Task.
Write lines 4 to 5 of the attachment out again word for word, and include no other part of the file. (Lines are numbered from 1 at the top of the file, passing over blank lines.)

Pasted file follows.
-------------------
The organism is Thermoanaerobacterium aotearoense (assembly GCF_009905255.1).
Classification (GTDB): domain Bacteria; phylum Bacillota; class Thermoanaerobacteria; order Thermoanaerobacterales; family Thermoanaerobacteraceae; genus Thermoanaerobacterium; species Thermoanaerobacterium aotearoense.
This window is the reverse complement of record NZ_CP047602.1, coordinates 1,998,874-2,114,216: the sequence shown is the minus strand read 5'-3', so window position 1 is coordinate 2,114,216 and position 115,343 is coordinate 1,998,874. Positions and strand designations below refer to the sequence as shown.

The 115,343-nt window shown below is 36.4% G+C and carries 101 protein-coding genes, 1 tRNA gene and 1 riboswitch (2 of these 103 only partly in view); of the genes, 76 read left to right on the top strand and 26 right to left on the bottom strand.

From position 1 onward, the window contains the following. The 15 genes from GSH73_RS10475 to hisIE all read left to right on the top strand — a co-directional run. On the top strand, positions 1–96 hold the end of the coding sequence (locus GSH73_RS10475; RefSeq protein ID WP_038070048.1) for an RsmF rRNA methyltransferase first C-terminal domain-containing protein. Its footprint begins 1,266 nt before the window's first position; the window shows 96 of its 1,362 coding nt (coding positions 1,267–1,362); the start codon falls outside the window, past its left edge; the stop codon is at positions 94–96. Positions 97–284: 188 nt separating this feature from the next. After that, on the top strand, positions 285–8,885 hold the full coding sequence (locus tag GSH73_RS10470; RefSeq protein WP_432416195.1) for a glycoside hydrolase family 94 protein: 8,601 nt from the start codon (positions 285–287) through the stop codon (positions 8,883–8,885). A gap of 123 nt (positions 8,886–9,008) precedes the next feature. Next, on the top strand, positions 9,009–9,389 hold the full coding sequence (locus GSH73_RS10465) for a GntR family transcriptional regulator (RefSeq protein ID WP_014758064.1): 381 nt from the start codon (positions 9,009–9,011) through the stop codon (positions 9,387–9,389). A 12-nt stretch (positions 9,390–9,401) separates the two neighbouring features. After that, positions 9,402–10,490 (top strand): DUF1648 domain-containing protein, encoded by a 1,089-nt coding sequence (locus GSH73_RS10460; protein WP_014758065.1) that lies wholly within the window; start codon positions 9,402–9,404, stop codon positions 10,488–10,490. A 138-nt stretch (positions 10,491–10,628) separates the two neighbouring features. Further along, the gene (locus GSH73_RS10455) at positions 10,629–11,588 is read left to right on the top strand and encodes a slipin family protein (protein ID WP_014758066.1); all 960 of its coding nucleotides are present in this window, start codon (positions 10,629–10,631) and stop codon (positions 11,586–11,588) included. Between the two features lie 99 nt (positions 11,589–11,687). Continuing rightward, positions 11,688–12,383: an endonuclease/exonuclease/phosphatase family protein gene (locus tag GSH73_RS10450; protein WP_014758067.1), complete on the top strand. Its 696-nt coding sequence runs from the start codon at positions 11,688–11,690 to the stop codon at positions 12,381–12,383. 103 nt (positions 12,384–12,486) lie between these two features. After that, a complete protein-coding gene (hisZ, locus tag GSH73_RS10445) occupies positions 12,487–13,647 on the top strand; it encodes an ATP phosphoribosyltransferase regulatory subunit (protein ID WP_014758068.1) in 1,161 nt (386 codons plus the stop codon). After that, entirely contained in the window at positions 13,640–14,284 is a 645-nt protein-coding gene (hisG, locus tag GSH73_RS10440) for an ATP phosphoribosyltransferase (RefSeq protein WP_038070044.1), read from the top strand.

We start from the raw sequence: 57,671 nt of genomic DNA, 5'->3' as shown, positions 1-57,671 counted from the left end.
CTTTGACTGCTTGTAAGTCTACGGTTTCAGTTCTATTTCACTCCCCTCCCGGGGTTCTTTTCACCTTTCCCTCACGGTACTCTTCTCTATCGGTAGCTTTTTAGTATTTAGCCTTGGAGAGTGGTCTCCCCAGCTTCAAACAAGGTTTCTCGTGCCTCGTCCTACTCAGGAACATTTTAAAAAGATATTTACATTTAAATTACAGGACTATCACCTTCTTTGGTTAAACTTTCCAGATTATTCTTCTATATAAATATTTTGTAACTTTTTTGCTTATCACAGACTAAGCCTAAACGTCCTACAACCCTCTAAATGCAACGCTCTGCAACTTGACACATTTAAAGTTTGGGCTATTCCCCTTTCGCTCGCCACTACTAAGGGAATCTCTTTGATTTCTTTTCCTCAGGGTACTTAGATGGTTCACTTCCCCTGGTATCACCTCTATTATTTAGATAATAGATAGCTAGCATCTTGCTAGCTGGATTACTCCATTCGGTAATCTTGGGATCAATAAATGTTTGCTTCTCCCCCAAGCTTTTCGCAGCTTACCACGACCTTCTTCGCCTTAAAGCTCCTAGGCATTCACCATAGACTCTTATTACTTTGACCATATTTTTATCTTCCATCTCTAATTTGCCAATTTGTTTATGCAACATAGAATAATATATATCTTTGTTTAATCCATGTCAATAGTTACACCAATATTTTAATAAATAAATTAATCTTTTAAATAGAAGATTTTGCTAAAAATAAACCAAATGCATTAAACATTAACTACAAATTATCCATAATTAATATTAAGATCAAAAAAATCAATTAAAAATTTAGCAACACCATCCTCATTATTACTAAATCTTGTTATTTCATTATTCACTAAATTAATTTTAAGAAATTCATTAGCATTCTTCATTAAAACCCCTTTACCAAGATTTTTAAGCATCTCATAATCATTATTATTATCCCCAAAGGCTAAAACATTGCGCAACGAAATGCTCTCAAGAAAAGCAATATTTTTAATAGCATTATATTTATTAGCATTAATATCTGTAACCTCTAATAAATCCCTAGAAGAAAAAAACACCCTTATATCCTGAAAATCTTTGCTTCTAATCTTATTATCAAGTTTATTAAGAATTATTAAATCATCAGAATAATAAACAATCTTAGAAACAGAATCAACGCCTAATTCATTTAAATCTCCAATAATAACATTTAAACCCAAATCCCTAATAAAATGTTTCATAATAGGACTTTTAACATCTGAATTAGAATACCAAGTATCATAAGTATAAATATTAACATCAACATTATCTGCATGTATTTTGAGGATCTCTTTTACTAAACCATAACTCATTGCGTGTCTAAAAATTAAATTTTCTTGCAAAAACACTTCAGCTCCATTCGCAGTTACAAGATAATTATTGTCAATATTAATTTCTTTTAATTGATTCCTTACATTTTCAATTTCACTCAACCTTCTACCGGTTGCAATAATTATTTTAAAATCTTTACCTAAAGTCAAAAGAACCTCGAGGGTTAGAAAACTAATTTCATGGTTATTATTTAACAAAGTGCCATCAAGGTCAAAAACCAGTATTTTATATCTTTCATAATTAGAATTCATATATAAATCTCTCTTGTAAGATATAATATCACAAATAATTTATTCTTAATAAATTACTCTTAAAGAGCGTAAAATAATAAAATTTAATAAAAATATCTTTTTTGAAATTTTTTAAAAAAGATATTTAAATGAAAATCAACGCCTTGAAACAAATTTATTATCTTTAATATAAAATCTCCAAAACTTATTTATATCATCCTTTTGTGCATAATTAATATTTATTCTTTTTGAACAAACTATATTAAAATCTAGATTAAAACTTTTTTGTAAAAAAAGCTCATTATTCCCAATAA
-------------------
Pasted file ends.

The 115,343-nt window shown below is 36.4% G+C and carries 101 protein-coding genes, 1 tRNA gene and 1 riboswitch (2 of these 103 only partly in view); of the genes, 76 read left to right on the top strand and 26 right to left on the bottom strand.

From position 1 onward, the window contains the following. The 15 genes from GSH73_RS10475 to hisIE all read left to right on the top strand — a co-directional run. On the top strand, positions 1–96 hold the end of the coding sequence (locus GSH73_RS10475; RefSeq protein ID WP_038070048.1) for an RsmF rRNA methyltransferase first C-terminal domain-containing protein. Its footprint begins 1,266 nt before the window's first position; the window shows 96 of its 1,362 coding nt (coding positions 1,267–1,362); the start codon falls outside the window, past its left edge; the stop codon is at positions 94–96. Positions 97–284: 188 nt separating this feature from the next. After that, on the top strand, positions 285–8,885 hold the full coding sequence (locus tag GSH73_RS10470; RefSeq protein WP_432416195.1) for a glycoside hydrolase family 94 protein: 8,601 nt from the start codon (positions 285–287) through the stop codon (positions 8,883–8,885). A gap of 123 nt (positions 8,886–9,008) precedes the next feature. Next, on the top strand, positions 9,009–9,389 hold the full coding sequence (locus GSH73_RS10465) for a GntR family transcriptional regulator (RefSeq protein ID WP_014758064.1): 381 nt from the start codon (positions 9,009–9,011) through the stop codon (positions 9,387–9,389). A 12-nt stretch (positions 9,390–9,401) separates the two neighbouring features. After that, positions 9,402–10,490 (top strand): DUF1648 domain-containing protein, encoded by a 1,089-nt coding sequence (locus GSH73_RS10460; protein WP_014758065.1) that lies wholly within the window; start codon positions 9,402–9,404, stop codon positions 10,488–10,490. A 138-nt stretch (positions 10,491–10,628) separates the two neighbouring features. Further along, the gene (locus GSH73_RS10455) at positions 10,629–11,588 is read left to right on the top strand and encodes a slipin family protein (protein ID WP_014758066.1); all 960 of its coding nucleotides are present in this window, start codon (positions 10,629–10,631) and stop codon (positions 11,586–11,588) included. Between the two features lie 99 nt (positions 11,589–11,687). Continuing rightward, positions 11,688–12,383: an endonuclease/exonuclease/phosphatase family protein gene (locus tag GSH73_RS10450; protein WP_014758067.1), complete on the top strand. Its 696-nt coding sequence runs from the start codon at positions 11,688–11,690 to the stop codon at positions 12,381–12,383. 103 nt (positions 12,384–12,486) lie between these two features. After that, a complete protein-coding gene (hisZ, locus tag GSH73_RS10445) occupies positions 12,487–13,647 on the top strand; it encodes an ATP phosphoribosyltransferase regulatory subunit (protein ID WP_014758068.1) in 1,161 nt (386 codons plus the stop codon). After that, entirely contained in the window at positions 13,640–14,284 is a 645-nt protein-coding gene (hisG, locus tag GSH73_RS10440) for an ATP phosphoribosyltransferase (RefSeq protein WP_038070044.1), read from the top strand.